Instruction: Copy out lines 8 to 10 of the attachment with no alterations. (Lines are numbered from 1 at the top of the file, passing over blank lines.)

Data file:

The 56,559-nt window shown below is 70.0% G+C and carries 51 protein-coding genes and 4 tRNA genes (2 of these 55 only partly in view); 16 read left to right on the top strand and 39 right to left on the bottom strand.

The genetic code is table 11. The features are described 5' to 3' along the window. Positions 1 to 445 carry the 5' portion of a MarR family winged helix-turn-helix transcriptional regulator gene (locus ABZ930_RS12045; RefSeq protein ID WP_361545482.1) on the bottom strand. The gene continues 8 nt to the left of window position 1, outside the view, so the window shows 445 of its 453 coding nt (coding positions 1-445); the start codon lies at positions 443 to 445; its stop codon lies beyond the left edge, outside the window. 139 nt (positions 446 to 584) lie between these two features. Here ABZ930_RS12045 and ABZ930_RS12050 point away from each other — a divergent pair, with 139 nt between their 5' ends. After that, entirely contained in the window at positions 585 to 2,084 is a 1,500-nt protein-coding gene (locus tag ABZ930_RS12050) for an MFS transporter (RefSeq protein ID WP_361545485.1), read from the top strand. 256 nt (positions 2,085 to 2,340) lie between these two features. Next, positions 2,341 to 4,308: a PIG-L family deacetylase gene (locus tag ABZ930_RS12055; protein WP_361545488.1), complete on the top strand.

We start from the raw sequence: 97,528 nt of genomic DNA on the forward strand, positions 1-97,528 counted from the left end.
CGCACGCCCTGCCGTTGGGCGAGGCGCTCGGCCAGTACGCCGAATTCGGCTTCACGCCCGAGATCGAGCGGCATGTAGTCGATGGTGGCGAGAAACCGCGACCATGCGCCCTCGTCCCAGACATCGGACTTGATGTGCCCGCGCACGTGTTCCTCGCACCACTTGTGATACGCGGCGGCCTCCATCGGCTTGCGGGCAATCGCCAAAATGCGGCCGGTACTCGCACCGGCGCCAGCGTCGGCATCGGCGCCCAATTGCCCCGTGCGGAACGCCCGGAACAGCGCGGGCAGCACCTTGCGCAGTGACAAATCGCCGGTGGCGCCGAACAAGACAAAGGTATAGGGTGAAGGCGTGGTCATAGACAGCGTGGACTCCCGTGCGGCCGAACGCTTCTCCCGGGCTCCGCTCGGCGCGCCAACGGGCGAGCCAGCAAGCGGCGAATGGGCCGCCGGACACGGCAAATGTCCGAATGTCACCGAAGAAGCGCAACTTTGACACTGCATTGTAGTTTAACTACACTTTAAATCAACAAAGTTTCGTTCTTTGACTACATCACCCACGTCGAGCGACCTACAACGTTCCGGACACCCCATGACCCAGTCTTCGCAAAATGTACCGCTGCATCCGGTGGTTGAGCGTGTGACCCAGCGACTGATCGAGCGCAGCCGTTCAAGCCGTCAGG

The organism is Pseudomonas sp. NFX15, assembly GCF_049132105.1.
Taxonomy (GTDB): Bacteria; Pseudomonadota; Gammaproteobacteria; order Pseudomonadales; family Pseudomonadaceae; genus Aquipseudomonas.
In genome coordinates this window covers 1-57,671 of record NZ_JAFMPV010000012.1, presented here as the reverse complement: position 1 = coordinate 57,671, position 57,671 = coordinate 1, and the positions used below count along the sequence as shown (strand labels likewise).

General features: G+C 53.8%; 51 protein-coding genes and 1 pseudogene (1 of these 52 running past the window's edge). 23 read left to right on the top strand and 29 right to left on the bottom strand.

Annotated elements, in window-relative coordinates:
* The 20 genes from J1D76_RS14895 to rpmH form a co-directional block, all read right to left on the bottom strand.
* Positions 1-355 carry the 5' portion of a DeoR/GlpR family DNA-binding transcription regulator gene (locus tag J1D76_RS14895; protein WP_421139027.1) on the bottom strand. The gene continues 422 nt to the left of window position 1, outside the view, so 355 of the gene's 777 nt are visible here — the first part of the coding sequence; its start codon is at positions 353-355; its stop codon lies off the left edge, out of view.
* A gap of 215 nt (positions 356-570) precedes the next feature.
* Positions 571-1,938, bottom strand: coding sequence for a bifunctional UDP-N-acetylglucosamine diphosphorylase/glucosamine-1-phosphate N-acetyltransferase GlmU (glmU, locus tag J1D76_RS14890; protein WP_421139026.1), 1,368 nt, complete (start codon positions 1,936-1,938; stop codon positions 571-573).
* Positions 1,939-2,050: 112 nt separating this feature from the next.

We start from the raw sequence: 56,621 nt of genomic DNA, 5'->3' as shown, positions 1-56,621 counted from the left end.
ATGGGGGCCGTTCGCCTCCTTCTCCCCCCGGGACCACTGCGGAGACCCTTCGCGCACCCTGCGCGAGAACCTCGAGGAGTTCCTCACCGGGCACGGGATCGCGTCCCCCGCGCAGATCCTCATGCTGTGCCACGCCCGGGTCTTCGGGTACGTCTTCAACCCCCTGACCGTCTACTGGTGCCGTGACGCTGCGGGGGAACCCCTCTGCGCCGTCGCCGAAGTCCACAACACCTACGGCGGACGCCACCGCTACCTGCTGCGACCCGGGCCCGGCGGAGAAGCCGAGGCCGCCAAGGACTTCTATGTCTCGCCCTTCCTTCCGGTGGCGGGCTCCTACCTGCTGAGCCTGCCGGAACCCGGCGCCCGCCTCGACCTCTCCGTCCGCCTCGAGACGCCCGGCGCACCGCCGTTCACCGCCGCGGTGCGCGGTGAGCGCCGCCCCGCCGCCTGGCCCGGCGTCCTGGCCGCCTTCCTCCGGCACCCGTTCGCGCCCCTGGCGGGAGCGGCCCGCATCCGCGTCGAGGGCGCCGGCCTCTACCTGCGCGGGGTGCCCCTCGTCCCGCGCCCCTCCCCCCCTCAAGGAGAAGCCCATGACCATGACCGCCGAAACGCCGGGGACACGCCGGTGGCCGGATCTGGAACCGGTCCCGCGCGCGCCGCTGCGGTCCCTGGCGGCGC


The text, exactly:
General features: G+C 53.8%; 51 protein-coding genes and 1 pseudogene (1 of these 52 running past the window's edge). 23 read left to right on the top strand and 29 right to left on the bottom strand.

Annotated elements, in window-relative coordinates:
* The 20 genes from J1D76_RS14895 to rpmH form a co-directional block, all read right to left on the bottom strand.